Select Committee on Economic Affairs Third Report




Response to paragraph 2 of the Report

1. We welcome the Government's recognition of the central role of economics in considering climate change. But we believe that the Chancellor needs to broaden the scope of the Government's interests, and the Treasury's interests in particular, in aspects of the climate change debate that we feel have not yet been given sufficient emphasis
(paragraph 2).

We disagree. The Government has adopted a coherent approach to the development of climate change policy. This approach has drawn on the scientific evidence base on climate change to inform Government action. The economics of climate change has also been central, and Treasury has since the outset played an integral role in the development of UK climate change policy. The Chancellor recognised that the debate on the economics of climate change would benefit from the clarity of an independent review, and that is why he announced a review of the economics of climate change to be led by Nick Stern. The review will look at the medium to long term economic implications of climate change and assess approaches to tackle the issue.

Response to paragraphs 2 and 3 of the report

2. We are concerned that the links between projected economic change in the world economy and climate change have not been as rigorously explored as they should have been by the IPCC. We believe the complex interactions between world economic growth and climate change need additional scrutiny at the international level, and that the UK Government has a role to play in ensuring that this happens. We are also concerned that clearer messages should be conveyed to the public about the likely costs and benefits of climate change control, who will bear those costs and benefits, and when (paragraph 2).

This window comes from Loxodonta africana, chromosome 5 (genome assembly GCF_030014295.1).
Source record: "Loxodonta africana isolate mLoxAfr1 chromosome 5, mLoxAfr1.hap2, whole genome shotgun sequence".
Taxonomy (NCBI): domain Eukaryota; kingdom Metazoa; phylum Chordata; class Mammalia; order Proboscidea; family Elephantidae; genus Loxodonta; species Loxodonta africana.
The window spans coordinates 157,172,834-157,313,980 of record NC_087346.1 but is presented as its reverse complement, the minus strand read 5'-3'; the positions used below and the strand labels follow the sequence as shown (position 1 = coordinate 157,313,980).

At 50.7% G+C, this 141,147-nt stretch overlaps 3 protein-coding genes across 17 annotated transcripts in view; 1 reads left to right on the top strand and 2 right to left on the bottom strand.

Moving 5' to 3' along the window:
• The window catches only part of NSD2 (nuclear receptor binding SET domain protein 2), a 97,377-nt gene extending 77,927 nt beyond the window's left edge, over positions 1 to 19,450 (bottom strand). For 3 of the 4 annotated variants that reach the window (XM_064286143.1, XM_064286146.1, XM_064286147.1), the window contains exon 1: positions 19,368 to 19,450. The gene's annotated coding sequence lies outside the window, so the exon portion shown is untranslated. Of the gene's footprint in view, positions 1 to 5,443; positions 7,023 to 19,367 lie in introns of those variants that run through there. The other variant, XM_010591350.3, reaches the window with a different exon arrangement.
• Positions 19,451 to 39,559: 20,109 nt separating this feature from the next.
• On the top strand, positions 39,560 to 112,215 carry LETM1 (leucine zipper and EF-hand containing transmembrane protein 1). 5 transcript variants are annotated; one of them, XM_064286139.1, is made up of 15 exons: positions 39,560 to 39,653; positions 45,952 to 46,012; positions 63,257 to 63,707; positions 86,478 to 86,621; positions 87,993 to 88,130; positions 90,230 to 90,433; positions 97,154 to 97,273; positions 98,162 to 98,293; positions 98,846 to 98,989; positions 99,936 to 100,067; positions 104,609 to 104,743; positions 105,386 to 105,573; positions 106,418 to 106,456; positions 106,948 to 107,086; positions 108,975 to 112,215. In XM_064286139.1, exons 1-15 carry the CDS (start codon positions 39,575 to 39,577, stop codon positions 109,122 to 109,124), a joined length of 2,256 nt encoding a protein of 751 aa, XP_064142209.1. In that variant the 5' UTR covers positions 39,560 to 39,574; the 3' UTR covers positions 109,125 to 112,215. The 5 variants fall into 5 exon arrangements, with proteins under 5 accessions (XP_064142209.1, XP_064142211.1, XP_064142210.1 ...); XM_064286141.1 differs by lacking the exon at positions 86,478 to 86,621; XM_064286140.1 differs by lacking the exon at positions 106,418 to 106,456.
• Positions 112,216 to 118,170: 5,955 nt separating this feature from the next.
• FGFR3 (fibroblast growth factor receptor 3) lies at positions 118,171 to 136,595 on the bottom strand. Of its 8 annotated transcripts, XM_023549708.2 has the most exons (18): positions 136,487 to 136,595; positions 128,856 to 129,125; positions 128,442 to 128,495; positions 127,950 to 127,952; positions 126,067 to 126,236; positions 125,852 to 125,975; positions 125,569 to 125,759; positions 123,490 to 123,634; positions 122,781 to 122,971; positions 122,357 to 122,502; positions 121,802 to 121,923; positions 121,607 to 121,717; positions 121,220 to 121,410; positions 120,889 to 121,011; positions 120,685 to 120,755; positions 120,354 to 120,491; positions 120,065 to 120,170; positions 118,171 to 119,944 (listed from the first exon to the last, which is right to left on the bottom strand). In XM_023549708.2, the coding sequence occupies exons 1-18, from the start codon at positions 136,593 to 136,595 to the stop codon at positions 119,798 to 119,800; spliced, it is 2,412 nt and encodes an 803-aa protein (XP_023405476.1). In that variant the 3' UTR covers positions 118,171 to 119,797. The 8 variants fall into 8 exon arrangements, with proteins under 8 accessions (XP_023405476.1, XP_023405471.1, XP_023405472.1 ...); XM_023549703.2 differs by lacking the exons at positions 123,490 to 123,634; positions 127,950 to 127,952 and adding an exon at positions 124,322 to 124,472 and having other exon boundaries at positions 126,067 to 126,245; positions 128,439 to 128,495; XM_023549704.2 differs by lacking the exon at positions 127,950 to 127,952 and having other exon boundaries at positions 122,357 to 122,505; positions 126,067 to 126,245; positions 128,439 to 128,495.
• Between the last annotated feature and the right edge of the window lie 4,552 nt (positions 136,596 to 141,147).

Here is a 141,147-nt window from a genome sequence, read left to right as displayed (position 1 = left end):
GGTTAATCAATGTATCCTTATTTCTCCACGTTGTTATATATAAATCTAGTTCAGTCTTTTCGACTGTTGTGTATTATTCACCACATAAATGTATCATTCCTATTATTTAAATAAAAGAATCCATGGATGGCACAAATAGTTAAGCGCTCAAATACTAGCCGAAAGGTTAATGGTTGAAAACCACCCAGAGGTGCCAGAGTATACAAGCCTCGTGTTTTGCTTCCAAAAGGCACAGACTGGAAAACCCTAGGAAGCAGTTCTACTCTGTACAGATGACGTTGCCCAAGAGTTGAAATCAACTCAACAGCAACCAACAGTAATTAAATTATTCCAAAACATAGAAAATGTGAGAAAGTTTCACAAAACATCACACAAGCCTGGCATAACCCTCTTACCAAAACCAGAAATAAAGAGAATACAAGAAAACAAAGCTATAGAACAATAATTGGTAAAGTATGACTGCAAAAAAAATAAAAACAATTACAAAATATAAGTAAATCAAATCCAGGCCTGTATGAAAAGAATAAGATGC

3. We are not convinced that there is sufficient public awareness of the economics of climate change. Any public misperception on these issues could threaten the political feasibility of getting plans of action put into effect. If climate change is as serious as most scientists claim, and as the Government accepts, then it is important to convey the complementary message that the action to tackle it will also have to be serious and potentially life-changing. It is better to be honest now than to shield the public from the economic realities inherent in the more pessimistic forecasts (paragraph 3).

The Intergovernmental Panel on Climate Change's (IPCC) role is to assess the available scientific literature including the socio-economic literature. It does this rigorously, following procedures agreed internationally including a two stage, fully documented peer review process. There is nothing comparable internationally with this level of scrutiny and the UK Government was instrumental in setting it up.

This Committee has devoted considerable attention to the critique of the links between projected economic change in the world economy and climate change in the IPCC scenarios. The Government notes that most commentators have reached the conclusion that any change in the emissions projected by the scenarios—which reflect uncertainties in the future projections of economic growth—is likely to translate into a very small effect on projected temperature. Overall, the IPCC's emissions scenarios cover a very wide range and the most reasonable expectation about future global emissions, in the absence of further mitigation action, is likely to be included within the envelope.

Assumptions about global economic growth in the IPCC scenarios have been commented on widely. The IPCC is currently assessing these scenarios in the light of the literature now available. The Government fully supports the continuous improvement of the IPCC scenario work, including addressing the complex issues that have been raised in relation to socio-economic scenarios. To strengthen understanding of the implications of economic growth on climate change, Nick Stern's review will examine the prospects for global growth and in particular the implications this has for energy demand and emissions.

At all stages, the Government has openly consulted on cost implications of climate change policies and sought stakeholder views on their validity. New policies are accompanied by an open and consultative Regulatory Impact Assessment (RIA) process. There are other sources of cost information such as the forthcoming Climate Change Programme Review (CCPR) and accompanying evaluations.